New York City skyline at night

Essays

 

 


The Conscience of Vienna
An extract from Facing the Music
by Patrick Henry

Joseph Cotten as writer Holly Martins (left) and Orson Welles (right) as Harry Lime in The Third Man (1949)
Joseph Cotten as writer Holly Martins (left)
and Orson Welles (right) as Harry Lime
in The Third Man (1949).
Wikipedia: http://en.wikipedia.org/
wiki/Orson_Welles

The way opened to visit great old cities of Central Europe, after the collapse of the Soviet Union in 1990, when the Iron Curtain came down, or maybe rolled up, and the satellite countries of the Red Empire were released, soon to join another alliance, the European Union, a move regarded nearly as disastrous as their last situation, in the view of the UK conservative elements. No kind of empire or joint sovereignty is worth its salt when not headed by England, they believe. But I do not think that way.

Yet my first destination was a city never shrouded by the Iron Curtain, though long surrounded by many other great fronts of menace and intrigue, and still so today. Vienna verged close to that chain of places, now free to be assessed together. Imperial capital of the Hapsburg dynasty, falling at the First World War: on the eve of World War Two, it became one of the first prizes falling to the rise of Hitler, who grasped it for many reasons, some personal, due to become clearer still.

In 1945, retaken by the Western Allies, Vienna became a four-zoned city for almost a decade, shared by USA, Britain, France, Russia; a factor exhibited in the Carol Reed Orson Welles' film "The Third Man," and other movies of the time. Its unique position in the war had protected it from much damage, and its splendour remains.

The EU position now means that the rail systems become almost that of one country for some purposes, such as mine, buying a month-long pass to easily pass through all these interiors. From London, a night sleeper arrived in the fresh morning air near the Alps, wooden chalets of snow-clad villages giving way to the city at its Western Rail Terminus. Lodging here would be handy for moving on again, and give low prices yet short subway access to the centre, where room prices come dear. In an hour of searching, I found no vacancies. Moves to central areas seemed needed. Then a sign like a finger pointed under a viaduct and down a steep street. It said "Hotel Eberbrau." Wild Boar Tavern? Not in forest, yet a dense, possibly dangerous rough district, where scenes from "The Third Man" could unfold.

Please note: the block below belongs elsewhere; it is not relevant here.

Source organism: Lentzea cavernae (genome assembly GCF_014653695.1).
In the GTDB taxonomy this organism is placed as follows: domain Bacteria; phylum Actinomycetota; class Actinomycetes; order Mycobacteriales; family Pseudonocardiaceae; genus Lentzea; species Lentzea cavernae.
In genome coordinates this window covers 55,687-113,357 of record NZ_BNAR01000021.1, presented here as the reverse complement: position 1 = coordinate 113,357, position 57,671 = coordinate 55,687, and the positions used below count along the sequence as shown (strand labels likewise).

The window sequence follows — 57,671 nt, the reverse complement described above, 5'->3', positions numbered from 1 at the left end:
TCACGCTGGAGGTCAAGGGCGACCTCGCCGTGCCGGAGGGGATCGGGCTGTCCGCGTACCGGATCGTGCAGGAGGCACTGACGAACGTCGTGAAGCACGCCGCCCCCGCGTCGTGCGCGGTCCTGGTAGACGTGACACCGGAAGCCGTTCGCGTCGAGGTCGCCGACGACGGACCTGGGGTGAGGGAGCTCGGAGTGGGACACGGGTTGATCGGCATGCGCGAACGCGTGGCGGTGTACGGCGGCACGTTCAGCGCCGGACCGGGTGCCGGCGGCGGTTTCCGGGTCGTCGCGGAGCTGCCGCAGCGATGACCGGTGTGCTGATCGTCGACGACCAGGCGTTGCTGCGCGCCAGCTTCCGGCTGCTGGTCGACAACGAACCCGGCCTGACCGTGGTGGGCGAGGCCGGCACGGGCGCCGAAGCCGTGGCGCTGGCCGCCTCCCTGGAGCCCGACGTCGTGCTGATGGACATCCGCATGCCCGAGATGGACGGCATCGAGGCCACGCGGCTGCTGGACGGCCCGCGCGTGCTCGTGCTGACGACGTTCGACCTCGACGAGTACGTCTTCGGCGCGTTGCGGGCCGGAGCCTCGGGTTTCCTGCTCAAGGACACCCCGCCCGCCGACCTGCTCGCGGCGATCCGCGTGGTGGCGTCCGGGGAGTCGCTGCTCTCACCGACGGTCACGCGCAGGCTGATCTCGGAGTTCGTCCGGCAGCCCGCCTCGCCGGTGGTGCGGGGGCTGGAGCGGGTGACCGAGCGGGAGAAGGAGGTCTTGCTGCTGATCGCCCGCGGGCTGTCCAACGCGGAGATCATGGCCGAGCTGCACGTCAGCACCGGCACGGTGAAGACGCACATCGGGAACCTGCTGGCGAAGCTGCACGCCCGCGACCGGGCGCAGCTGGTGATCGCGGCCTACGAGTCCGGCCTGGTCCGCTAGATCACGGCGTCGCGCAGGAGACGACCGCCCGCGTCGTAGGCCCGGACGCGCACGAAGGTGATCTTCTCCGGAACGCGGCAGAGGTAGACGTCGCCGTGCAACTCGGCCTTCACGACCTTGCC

The Manager had a room at twenty-seven Euros, low as hostel charges, but it proved well furnished, with a first floor view from a corner window down that intriguing street. The reception desk was part of the long bar counter, serving good draught beer at low prices. Had I luckily found the ideal spot?

"You wish to get to Karlsplatz?" The Manager said, and scribbled down directions. Broad-set with a large head and intelligent eyes behind spectacles, he spoke crisply in English. "You are here to find us out? That is not easy, but we'll take you in."

"Your English is perfect, even jokes in my language," I observed.

"Part of the service," he said. "We make the jokes in everybody's language, then we have our own ambiguities, in words, and in everything else." This was my first visit? "Why leave it so long," he asked, hearing I travelled much. "We are not the West or East of Europe, but dead centre, yet still much alive, keeping an eye on everyone."

"I especially came for the opera and symphonic music. In Karlsplatz I hope to book tickets. The great classical composers lived here, their work lives," I explained.

"Very true, and fine, if you like the Classical. I prefer the Baroque, truer, less emotional and turbulent," The Manager remarked.

I answered: "Palestrina, Monteverdi, Gluck, you mean? I know them too. I can see your point."

"Then we have an understanding, mein herr. But do not neglect any of the classical figures, more prominent in Vienna, the pride of our city, among other things." He glanced at a garish woman in the doorway, who murmured Guten Tag, as I left. Up the tense grey street back under the viaduct, liaisons might meet in the shadows. Across scrubby ground trying to be parkland, loomed the isolated façade of a subway station, reminiscent of an Edward Hopper painting. Four stops took me to Karlsplatz.

No tickets remained for that evening's performance of Mozart's "The Magic Flute." I cursed this bad luck. The piece would be perfect to launch my visit, but would not play again for another week. I secured a seat for Wagner's "Siegfried," tomorrow evening, but the composer's "Lohengrin," staged the next night, was also full. But this evening featured a Mozart potpourri recital at a different concert hall. Musicians would use costumes and instruments of the period.

From my place far back in the stalls, I watched the enthusiastic small orchestra appreciated by an also lively, bubbling audience. Extracts from suites and symphonies robustly despatched, gave way to several scenes from "The Magic Flute," two solo singers cavorting before the orchestra on stage. Much seemed amiss: the flavour reminiscent of Christmas pantomimes in England: Disney-type enjoyment for family consumption. This was not the Mozart I had longed to catch in his native Austria during the half century I had been a devotee of Classical music.

Worse would follow. The conductor's floppy wig and droopy dressing gown, meant as period dress, gave the air of a low-grade portrayal of Moliere's "Hypochondriac." His quirky baton waving struck one as the training of circus dogs to beg and bark. Approaching the finale, he vanished into the wings, returned minus baton, carrying a tall shiny drum, which he banged with fat-ended drumsticks. Once I heard the great American drummer Buddy Rich say, "You do not beat a drum. You play it." But this Austrian had never been in that school. Now the band, which this outfit descended into, roared a triumphant march tune. The conductor strutted, marking its time. Even Mozart could not be blamed for this moment, if for any of the fare this evening.